Upper East Side: New York coffee chain Joe Coffee has closed on the Upper East Side after 12 years. The business shared the news in a post on Instagram: “It’s with a heavy heart we share that our lease has come to an end and we’ve closed our shop on Lexington Avenue.” 1045 Lexington Avenue, near East 75th Street

Upper West Side: Australian bakery chain Bourke Street shuttered its uptown location on December 24. The bakery, which has been open at this address since 2021, has additional outposts in Nomad, Chelsea, Nomad, and inside Grand Central Terminal. 313 Amsterdam between West 74th and 75th streets

Upper West Side: Mel’s, a beer and burger bar popular with students at Columbia University since 2010, closed on December 17. Owner Steven Kay did not provide a reason for the closure, and the restaurant did not respond to a request for comment. Mel’s has another location across town at 1450 Second Avenue, near East 76th Street. 2850 Broadway, between West 110th and 111th streets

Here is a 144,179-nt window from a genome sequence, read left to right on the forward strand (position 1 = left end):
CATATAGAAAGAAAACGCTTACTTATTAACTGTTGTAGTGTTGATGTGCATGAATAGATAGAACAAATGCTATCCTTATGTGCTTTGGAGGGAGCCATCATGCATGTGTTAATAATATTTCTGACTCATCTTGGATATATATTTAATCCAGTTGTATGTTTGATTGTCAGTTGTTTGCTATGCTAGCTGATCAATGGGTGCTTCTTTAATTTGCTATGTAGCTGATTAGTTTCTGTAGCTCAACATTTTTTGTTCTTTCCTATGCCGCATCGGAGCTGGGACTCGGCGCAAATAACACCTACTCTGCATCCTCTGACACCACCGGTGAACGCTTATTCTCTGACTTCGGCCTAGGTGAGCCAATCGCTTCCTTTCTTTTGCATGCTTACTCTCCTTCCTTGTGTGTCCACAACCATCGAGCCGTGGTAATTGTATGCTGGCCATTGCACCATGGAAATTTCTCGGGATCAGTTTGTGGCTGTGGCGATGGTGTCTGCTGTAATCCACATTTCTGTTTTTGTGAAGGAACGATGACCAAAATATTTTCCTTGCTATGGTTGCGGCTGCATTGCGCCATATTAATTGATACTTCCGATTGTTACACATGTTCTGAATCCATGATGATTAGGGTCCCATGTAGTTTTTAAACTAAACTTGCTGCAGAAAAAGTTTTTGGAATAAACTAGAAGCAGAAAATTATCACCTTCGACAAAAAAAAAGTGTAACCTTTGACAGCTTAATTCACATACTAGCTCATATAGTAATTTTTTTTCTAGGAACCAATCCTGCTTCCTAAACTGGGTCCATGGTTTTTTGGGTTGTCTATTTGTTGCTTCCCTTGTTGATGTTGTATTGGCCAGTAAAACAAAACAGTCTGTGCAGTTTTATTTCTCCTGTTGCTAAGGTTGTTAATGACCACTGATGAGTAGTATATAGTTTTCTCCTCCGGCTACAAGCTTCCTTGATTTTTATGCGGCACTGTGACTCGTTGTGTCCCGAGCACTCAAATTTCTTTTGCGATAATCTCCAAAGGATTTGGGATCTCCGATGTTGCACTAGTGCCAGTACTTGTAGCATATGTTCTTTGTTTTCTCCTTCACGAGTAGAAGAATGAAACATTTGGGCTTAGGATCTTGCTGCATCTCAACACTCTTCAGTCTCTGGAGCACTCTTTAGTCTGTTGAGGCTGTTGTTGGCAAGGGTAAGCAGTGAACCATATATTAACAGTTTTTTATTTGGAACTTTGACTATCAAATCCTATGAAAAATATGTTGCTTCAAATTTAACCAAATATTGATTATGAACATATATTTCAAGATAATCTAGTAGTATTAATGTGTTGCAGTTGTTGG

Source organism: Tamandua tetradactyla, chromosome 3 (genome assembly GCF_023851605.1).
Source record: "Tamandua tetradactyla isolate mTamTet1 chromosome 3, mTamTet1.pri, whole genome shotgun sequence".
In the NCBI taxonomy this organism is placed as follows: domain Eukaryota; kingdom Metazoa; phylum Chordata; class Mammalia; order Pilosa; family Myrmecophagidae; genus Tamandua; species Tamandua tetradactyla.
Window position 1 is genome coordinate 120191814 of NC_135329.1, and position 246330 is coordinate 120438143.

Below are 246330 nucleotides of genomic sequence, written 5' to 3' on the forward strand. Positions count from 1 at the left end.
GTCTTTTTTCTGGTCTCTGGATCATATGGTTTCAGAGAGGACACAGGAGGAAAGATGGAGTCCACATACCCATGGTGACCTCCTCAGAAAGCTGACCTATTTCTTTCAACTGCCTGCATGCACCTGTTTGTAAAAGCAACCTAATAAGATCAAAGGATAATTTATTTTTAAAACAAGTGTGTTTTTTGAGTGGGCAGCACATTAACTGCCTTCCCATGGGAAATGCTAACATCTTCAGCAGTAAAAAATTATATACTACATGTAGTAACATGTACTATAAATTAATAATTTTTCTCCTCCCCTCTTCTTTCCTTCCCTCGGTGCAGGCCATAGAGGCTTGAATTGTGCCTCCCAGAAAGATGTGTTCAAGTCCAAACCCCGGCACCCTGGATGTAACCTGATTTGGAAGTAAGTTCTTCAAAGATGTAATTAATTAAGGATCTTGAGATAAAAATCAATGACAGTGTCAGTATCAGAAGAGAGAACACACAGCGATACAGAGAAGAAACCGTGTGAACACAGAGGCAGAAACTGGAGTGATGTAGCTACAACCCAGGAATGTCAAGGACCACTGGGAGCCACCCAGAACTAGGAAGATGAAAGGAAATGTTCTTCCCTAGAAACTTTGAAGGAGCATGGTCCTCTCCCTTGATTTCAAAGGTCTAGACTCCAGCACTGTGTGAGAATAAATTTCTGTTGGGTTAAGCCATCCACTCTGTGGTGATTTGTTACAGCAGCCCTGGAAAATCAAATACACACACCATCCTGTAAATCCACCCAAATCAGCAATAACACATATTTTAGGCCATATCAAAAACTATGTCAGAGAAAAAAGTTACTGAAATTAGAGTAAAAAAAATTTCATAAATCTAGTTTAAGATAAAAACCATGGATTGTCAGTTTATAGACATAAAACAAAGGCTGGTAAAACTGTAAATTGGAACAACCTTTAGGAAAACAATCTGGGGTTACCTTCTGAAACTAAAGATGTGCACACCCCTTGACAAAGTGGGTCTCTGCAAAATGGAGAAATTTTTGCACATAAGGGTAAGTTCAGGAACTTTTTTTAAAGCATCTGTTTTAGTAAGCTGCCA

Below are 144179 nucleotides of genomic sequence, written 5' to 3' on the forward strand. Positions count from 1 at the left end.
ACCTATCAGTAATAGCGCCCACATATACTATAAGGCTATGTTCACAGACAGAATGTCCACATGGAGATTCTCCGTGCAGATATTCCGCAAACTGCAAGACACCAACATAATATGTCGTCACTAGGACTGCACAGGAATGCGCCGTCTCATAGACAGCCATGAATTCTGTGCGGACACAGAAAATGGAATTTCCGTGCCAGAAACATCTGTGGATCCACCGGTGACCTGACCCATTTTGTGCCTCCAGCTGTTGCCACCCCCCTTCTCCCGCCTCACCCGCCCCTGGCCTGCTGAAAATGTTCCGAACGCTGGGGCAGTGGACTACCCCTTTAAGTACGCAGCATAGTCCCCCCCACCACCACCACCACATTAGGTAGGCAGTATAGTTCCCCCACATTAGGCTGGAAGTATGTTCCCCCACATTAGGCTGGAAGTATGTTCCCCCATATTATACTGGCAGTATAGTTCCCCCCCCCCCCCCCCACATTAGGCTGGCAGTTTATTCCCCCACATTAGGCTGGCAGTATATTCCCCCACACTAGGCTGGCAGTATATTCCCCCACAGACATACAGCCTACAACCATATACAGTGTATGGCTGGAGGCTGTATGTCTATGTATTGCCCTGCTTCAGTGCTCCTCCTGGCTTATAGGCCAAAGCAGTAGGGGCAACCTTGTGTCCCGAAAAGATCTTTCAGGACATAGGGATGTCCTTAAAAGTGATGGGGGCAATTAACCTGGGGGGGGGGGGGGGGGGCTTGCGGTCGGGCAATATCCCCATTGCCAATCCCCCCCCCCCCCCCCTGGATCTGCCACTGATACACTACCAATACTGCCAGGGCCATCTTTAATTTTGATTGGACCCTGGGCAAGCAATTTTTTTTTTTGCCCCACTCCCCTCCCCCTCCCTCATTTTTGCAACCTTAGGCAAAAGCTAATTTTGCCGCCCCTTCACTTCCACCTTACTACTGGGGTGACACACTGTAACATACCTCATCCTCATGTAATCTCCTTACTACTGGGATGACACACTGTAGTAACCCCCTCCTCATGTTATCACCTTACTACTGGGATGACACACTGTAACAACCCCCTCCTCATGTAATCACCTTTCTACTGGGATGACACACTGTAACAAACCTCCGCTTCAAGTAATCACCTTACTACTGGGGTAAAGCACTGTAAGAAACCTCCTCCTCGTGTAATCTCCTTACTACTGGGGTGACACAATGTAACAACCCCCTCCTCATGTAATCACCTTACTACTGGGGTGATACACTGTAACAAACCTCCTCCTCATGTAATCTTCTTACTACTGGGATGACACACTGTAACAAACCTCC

West Village: Air’s Champagne Parlor, a six-year-old bar popular for its affordable champagnes, is closed. Owner Ariel Arce, who also runs Tokyo Record Bar downstairs, is turning the space into another listening bar with wine and cocktails, in addition to champagne. 127 MacDougal Street, near West Third Street

Williamsburg: Milu has closed after a quick run in Brooklyn. The fast-casual Chinese restaurant run by Connie Chung, an alum of Eleven Madison Park, closed its second location last month: “We never picked up so we couldn’t sustain it,” she said. Milu opened at this address at the end of June; its original location, which has been open in Flatiron since 2020, remains open. 235 Kent Avenue, between North First and Grand streets

Williamsburg: Stush, a Caribbean restaurant that opened a year ago, has closed. The corner space is available for rent online. 470 Driggs Avenue, at North Tenth Street